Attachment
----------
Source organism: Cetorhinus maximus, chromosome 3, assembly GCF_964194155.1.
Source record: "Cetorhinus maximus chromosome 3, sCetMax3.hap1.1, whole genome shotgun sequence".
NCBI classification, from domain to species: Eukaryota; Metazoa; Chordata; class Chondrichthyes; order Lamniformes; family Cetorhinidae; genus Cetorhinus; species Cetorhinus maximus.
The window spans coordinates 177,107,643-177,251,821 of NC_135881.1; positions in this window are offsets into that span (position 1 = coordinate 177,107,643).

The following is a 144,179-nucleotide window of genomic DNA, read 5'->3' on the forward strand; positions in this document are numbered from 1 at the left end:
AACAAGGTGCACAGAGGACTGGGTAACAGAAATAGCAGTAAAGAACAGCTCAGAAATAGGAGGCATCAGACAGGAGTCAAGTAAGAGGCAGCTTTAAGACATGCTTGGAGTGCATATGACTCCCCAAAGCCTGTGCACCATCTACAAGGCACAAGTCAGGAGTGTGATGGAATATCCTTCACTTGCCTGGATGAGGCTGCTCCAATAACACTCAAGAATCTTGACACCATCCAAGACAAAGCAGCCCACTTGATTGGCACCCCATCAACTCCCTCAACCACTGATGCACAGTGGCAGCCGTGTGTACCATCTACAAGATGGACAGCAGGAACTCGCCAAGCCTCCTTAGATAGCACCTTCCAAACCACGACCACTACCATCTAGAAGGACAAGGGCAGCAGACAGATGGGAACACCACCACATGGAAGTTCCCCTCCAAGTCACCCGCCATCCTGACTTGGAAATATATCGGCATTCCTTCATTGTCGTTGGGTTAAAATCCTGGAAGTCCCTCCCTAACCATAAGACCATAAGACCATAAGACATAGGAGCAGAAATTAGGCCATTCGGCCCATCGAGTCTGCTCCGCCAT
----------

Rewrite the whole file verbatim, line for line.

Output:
Source organism: Cetorhinus maximus, chromosome 3, assembly GCF_964194155.1.
Source record: "Cetorhinus maximus chromosome 3, sCetMax3.hap1.1, whole genome shotgun sequence".
NCBI classification, from domain to species: Eukaryota; Metazoa; Chordata; class Chondrichthyes; order Lamniformes; family Cetorhinidae; genus Cetorhinus; species Cetorhinus maximus.
The window spans coordinates 177,107,643-177,251,821 of NC_135881.1; positions in this window are offsets into that span (position 1 = coordinate 177,107,643).

The following is a 144,179-nucleotide window of genomic DNA, read 5'->3' on the forward strand; positions in this document are numbered from 1 at the left end:
AACAAGGTGCACAGAGGACTGGGTAACAGAAATAGCAGTAAAGAACAGCTCAGAAATAGGAGGCATCAGACAGGAGTCAAGTAAGAGGCAGCTTTAAGACATGCTTGGAGTGCATATGACTCCCCAAAGCCTGTGCACCATCTACAAGGCACAAGTCAGGAGTGTGATGGAATATCCTTCACTTGCCTGGATGAGGCTGCTCCAATAACACTCAAGAATCTTGACACCATCCAAGACAAAGCAGCCCACTTGATTGGCACCCCATCAACTCCCTCAACCACTGATGCACAGTGGCAGCCGTGTGTACCATCTACAAGATGGACAGCAGGAACTCGCCAAGCCTCCTTAGATAGCACCTTCCAAACCACGACCACTACCATCTAGAAGGACAAGGGCAGCAGACAGATGGGAACACCACCACATGGAAGTTCCCCTCCAAGTCACCCGCCATCCTGACTTGGAAATATATCGGCATTCCTTCATTGTCGTTGGGTTAAAATCCTGGAAGTCCCTCCCTAACCATAAGACCATAAGACCATAAGACATAGGAGCAGAAATTAGGCCATTCGGCCCATCGAGTCTGCTCCGCCAT